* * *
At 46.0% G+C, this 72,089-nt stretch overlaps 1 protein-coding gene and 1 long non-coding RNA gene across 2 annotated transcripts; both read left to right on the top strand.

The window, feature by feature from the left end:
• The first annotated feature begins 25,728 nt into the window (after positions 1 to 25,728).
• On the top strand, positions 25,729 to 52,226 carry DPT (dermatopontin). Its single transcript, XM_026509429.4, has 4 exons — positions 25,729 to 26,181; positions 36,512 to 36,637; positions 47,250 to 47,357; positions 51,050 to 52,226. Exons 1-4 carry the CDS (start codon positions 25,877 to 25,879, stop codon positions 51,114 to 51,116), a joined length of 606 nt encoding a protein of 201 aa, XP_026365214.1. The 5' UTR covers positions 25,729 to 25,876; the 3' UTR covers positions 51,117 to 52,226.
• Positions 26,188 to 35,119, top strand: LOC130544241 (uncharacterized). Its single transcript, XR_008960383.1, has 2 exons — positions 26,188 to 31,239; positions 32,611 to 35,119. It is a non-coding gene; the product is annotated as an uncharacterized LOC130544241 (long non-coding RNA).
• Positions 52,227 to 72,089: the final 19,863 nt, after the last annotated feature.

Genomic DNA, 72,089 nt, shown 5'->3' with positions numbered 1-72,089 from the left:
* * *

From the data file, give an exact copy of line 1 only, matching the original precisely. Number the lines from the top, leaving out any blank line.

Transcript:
At 46.0% G+C, this 72,089-nt stretch overlaps 1 protein-coding gene and 1 long non-coding RNA gene across 2 annotated transcripts; both read left to right on the top strand.